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Cancer Res. 1993 Jun 1;53(11):2479-83.

Expression of the biochemical defect of methionine dependence in fresh patient tumors in primary histoculture.

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AntiCancer, Inc., San Diego, CA 92110.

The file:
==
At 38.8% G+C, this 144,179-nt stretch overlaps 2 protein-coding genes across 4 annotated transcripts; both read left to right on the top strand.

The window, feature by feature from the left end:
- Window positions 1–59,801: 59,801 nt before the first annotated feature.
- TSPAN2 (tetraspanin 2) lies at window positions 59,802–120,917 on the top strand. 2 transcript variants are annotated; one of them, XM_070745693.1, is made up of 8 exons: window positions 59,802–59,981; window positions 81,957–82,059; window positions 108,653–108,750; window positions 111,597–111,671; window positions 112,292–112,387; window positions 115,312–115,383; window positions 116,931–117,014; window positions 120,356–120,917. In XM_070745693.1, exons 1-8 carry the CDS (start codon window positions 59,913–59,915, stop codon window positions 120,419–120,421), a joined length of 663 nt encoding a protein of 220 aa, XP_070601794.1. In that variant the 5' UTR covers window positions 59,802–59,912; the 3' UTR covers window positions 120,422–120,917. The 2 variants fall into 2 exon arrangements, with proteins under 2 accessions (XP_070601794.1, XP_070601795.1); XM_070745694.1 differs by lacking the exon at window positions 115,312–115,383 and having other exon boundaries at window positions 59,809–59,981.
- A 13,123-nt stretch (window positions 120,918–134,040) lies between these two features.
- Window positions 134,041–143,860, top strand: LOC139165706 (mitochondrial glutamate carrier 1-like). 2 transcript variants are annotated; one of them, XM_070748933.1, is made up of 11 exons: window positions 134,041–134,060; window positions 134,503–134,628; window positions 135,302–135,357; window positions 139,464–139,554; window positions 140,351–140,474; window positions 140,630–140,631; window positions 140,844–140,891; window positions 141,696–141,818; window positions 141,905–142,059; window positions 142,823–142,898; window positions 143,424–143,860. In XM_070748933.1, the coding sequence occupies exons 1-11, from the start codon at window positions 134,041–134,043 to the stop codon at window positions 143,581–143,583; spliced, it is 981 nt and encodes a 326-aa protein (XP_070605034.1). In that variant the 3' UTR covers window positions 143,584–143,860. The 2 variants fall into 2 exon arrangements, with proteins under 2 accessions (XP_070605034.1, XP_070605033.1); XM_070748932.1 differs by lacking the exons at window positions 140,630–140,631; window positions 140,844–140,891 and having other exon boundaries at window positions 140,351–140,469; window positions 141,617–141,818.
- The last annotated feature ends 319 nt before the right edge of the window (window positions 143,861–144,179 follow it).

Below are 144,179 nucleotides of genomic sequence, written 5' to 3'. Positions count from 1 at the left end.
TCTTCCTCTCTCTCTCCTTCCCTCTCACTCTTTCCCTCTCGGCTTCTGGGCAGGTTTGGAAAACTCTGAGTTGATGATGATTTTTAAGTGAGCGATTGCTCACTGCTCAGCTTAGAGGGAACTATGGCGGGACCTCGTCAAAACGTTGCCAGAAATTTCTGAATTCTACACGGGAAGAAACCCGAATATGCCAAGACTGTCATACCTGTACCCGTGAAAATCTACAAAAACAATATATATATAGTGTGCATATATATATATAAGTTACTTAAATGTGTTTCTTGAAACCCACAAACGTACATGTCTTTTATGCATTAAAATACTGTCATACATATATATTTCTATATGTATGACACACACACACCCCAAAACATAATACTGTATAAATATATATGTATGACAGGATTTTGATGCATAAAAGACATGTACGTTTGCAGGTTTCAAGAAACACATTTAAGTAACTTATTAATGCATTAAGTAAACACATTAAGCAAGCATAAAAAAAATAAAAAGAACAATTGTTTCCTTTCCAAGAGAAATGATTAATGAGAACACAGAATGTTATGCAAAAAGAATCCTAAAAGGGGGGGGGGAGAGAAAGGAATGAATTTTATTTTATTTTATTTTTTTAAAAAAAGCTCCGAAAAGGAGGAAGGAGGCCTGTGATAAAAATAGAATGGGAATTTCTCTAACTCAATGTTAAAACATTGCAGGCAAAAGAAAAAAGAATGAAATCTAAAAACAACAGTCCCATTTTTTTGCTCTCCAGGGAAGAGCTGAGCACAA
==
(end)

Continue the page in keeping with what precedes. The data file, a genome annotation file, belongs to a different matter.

Methionine dependence is a metabolic defect that occurs in many human tumor cell lines but not normal in unestablished cell strains. Methionine-dependent tumor cell lines are unable to proliferate and arrest in the late S/G2 phase of the cell cycle when methionine is replaced by its immediate precursor homocysteine in the culture medium (MET-HCY+ medium). However, it is not known whether methionine dependence occurs in fresh patient tumors as it does in cell lines. In order to determine whether methionine dependence occurs in fresh patient tumors as well as whether methionine dependence occurs in fresh patient tumors as well as in cell lines we took advantage of the technique of sponge-gel-supported histoculture to grow tumors directly from surgery. We then measured nuclear DNA content by image analysis to determine the cell cycle position in MET-HCY+ compared to MET+HCY- medium in 21 human patient tumors. Human tumor cell lines found to be methionine dependent by cell count were used as positive controls and were found to have marked reduction of cells in G1 compared to total cells in the cell cycle in MET-HCY+ medium with respect to the G1: total cell ratio in MET+HCY- medium. Therefore late cell cycle arrest was used as a marker of methionine dependence for histocultured patient tumors. We found that 5 human tumors of 21, including tumors of the colon, breast, ovary, prostate, and a melanoma, were methionine dependent based on cell cycle analysis. These data on fresh human tumors indicate that methionine dependence may frequently occur in the cancer patient population. Implications for potential therapy based on methionine dependence are discussed.

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